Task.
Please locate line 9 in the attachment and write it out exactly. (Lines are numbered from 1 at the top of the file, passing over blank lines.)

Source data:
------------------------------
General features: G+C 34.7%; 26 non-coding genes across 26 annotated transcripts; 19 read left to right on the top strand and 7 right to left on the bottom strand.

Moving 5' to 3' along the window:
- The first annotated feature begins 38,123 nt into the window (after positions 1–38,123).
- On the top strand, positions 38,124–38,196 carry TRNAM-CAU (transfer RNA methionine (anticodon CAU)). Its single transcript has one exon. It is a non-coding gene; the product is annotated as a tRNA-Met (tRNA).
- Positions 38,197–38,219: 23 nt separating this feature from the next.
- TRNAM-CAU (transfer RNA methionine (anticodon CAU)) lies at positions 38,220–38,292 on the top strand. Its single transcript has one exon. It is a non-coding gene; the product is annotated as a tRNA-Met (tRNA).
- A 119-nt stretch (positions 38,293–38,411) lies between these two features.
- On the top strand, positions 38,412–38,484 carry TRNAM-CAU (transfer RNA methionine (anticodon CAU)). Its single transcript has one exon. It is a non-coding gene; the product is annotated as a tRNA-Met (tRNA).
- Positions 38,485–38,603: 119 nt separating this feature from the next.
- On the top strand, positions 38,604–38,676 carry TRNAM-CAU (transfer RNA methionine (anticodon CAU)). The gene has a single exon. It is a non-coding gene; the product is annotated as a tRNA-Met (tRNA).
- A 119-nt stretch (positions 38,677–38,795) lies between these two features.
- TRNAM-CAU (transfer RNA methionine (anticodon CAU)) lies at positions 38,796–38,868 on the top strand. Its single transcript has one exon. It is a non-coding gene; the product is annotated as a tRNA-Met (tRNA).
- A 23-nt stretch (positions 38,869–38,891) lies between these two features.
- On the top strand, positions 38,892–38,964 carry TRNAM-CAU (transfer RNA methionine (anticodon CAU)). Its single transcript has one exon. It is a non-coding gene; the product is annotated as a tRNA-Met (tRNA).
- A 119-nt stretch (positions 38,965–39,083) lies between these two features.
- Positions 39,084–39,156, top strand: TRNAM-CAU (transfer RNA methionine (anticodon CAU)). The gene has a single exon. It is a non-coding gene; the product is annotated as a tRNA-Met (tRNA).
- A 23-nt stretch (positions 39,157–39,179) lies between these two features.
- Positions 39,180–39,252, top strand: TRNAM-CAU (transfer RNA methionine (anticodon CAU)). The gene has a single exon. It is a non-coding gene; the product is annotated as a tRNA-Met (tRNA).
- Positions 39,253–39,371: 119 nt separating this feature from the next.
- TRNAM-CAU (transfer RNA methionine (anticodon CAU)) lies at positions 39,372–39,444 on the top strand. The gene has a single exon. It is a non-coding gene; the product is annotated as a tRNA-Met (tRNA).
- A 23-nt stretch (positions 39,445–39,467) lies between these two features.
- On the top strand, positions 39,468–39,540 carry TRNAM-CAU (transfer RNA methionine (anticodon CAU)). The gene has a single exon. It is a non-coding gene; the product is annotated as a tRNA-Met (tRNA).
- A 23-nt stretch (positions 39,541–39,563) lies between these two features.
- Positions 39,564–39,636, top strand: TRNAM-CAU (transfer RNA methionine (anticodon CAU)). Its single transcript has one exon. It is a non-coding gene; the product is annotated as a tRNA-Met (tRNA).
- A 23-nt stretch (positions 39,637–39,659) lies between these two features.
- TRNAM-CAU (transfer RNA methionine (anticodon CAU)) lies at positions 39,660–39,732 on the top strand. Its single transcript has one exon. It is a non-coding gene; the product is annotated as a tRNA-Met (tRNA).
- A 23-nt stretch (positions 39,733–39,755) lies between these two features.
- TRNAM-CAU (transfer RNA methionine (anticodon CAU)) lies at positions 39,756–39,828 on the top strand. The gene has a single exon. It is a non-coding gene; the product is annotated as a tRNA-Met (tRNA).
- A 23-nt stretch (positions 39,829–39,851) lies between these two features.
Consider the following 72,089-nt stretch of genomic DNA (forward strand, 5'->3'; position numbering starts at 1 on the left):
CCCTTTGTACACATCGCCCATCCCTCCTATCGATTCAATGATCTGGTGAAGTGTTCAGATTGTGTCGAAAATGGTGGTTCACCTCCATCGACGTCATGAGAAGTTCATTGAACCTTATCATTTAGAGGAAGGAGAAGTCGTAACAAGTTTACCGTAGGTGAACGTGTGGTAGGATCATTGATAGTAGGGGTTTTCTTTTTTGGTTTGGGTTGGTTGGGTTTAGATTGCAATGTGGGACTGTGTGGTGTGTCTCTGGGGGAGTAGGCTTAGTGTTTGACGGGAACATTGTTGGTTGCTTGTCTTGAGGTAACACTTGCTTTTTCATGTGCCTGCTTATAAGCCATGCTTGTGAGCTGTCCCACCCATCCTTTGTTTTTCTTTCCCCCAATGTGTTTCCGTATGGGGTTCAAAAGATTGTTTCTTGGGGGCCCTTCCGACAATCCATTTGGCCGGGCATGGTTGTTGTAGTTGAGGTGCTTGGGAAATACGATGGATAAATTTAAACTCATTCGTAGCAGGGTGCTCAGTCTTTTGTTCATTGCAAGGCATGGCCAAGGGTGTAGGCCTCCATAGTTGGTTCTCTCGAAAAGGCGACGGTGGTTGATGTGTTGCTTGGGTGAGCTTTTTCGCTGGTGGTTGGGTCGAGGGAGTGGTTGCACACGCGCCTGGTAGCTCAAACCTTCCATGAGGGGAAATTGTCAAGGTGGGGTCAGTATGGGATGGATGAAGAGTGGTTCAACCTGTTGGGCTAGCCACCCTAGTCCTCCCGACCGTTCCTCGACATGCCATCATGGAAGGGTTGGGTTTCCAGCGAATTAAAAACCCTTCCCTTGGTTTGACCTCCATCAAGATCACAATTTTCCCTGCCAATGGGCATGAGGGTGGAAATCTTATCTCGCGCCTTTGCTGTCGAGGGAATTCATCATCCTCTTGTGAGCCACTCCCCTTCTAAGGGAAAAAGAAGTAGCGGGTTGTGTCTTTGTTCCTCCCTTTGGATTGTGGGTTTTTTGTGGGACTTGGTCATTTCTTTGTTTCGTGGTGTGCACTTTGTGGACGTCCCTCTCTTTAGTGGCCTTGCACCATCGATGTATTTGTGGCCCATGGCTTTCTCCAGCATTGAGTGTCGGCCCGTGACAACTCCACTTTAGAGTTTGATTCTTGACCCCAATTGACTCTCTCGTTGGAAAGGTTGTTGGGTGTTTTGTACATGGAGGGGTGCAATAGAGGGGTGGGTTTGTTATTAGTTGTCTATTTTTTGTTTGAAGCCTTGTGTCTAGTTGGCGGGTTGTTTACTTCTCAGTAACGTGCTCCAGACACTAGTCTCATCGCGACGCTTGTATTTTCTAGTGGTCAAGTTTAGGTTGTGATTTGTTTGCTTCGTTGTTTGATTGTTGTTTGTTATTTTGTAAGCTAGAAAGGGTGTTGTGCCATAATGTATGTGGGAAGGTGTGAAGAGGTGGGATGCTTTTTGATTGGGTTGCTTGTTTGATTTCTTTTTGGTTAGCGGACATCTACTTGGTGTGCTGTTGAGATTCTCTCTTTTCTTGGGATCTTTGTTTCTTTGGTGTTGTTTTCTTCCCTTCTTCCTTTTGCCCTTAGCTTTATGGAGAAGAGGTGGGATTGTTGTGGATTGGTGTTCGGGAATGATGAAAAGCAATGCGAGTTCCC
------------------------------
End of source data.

- Positions 38,485–38,603: 119 nt separating this feature from the next.